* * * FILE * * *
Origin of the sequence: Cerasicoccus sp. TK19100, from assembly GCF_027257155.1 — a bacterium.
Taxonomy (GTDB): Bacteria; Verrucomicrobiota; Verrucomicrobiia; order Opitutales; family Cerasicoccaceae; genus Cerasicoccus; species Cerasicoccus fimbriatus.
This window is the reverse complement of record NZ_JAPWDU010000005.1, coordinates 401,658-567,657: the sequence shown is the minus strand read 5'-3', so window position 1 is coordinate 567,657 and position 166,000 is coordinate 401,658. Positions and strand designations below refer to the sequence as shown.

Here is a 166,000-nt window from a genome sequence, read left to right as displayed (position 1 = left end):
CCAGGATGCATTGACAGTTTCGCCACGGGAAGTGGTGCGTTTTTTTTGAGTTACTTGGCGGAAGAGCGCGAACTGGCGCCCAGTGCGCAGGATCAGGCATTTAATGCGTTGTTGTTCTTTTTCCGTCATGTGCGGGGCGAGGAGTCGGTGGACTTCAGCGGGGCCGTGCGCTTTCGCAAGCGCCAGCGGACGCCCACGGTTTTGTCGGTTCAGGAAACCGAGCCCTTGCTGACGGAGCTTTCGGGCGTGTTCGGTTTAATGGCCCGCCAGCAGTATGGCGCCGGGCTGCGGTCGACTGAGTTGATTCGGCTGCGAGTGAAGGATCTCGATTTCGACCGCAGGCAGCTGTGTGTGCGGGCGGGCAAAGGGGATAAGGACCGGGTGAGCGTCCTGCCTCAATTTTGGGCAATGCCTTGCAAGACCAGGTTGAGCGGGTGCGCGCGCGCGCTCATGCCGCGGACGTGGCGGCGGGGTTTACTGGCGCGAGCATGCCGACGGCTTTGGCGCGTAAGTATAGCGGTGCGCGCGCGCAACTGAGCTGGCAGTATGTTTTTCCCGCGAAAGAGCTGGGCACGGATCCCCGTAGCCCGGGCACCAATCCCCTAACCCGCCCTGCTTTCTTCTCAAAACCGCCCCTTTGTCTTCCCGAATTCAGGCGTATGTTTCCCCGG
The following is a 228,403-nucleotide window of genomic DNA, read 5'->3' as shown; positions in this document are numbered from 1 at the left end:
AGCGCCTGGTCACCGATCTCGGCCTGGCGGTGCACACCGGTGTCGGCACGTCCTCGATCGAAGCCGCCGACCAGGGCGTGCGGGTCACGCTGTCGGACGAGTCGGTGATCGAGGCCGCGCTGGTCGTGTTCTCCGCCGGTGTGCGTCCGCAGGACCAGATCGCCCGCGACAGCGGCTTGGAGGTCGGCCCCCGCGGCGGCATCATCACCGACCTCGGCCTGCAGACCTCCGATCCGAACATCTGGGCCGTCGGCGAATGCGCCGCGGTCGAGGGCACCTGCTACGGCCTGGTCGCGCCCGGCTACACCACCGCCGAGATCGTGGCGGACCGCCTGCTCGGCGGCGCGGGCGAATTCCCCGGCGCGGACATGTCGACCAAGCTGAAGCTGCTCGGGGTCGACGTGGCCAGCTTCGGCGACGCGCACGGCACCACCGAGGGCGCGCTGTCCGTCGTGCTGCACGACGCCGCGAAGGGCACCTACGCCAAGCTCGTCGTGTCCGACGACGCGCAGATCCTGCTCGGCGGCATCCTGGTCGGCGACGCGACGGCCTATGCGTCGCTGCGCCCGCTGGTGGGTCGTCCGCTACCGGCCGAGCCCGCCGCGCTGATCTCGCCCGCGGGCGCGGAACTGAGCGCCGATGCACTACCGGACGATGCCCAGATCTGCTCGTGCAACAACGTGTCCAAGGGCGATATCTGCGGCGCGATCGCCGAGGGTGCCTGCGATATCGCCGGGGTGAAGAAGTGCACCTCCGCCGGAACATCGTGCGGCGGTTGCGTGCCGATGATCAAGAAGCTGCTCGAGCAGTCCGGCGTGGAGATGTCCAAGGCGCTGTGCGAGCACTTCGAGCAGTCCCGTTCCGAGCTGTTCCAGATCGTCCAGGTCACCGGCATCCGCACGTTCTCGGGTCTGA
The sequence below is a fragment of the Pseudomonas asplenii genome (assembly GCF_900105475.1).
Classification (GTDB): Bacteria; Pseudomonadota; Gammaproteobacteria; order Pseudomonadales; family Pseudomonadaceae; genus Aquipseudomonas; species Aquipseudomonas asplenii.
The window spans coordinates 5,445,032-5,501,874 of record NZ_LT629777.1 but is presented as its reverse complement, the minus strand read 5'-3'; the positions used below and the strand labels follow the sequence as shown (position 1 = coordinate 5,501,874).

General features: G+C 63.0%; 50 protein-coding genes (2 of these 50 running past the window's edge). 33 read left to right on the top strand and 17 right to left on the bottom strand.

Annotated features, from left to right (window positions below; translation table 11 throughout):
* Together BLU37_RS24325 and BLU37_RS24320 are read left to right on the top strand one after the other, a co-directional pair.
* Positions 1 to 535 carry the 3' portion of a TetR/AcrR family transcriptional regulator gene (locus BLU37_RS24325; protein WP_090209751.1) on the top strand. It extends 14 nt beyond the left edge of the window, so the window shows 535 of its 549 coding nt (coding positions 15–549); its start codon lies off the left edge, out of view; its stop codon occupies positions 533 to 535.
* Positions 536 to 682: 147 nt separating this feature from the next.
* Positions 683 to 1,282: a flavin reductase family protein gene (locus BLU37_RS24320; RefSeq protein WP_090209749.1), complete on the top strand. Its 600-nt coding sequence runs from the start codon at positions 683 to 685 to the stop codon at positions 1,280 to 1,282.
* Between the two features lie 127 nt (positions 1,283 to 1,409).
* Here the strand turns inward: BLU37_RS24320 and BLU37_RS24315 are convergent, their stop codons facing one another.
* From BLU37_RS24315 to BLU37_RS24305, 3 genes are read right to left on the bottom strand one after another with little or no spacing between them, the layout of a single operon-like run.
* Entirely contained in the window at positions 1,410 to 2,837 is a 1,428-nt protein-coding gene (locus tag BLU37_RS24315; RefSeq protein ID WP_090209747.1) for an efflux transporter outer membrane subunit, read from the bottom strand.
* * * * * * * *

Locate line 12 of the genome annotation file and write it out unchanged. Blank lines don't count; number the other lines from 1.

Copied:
Annotated features, from left to right (window positions below; translation table 11 throughout):